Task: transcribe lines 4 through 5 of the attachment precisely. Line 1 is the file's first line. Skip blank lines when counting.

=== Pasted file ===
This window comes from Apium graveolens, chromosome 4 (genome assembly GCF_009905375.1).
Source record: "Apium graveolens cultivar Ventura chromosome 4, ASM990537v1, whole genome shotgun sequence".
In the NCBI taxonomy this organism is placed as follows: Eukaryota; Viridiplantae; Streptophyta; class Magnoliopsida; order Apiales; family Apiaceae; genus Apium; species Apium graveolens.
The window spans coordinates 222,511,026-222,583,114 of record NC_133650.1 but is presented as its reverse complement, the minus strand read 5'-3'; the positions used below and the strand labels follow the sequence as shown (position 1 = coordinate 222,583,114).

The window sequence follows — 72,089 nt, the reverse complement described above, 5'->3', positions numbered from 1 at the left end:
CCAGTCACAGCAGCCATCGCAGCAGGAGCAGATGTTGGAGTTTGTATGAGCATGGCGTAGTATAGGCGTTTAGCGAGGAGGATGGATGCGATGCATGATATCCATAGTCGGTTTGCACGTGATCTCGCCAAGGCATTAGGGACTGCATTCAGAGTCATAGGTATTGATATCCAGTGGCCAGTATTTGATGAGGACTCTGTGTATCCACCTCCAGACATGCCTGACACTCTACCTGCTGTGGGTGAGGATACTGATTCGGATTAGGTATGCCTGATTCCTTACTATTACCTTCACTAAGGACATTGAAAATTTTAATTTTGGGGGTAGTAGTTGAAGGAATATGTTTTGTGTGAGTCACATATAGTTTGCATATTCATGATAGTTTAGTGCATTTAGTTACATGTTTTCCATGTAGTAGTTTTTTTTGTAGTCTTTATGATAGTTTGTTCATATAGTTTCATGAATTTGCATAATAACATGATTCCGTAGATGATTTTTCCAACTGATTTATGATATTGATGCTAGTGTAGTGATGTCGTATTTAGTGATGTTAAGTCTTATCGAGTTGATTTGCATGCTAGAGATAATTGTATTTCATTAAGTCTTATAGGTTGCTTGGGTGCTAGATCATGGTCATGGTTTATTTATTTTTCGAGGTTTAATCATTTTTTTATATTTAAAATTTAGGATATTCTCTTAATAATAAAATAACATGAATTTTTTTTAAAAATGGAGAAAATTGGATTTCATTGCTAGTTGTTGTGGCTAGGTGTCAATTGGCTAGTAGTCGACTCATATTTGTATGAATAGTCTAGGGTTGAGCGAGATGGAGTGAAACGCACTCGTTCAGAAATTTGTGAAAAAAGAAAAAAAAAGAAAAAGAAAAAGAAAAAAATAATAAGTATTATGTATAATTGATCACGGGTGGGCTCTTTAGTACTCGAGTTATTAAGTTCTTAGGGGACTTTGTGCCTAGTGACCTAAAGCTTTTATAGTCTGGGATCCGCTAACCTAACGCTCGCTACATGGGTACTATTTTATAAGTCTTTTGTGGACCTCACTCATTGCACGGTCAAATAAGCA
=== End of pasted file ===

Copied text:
The window spans coordinates 222,511,026-222,583,114 of record NC_133650.1 but is presented as its reverse complement, the minus strand read 5'-3'; the positions used below and the strand labels follow the sequence as shown (position 1 = coordinate 222,583,114).

The window sequence follows — 72,089 nt, the reverse complement described above, 5'->3', positions numbered from 1 at the left end: